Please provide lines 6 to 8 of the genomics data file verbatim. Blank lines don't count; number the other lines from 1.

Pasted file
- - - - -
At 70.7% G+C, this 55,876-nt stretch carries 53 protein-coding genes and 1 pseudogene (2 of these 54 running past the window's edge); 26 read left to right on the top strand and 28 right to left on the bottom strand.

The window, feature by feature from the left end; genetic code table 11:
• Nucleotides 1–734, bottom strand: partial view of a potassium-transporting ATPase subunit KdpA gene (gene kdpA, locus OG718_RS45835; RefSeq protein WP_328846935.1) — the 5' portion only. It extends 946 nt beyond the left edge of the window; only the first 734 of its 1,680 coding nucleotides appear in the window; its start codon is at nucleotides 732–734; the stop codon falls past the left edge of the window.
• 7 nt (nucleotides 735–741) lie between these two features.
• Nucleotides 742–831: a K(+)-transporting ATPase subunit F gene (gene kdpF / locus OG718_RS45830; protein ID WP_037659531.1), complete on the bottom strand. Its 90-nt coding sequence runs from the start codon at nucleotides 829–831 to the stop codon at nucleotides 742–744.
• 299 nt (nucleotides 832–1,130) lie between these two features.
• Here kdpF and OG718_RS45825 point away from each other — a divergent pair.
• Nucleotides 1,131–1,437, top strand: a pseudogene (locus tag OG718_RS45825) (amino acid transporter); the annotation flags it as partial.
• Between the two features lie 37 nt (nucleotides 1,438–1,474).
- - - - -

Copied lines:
• 299 nt (nucleotides 832–1,130) lie between these two features.
• Here kdpF and OG718_RS45825 point away from each other — a divergent pair.
• Nucleotides 1,131–1,437, top strand: a pseudogene (locus tag OG718_RS45825) (amino acid transporter); the annotation flags it as partial.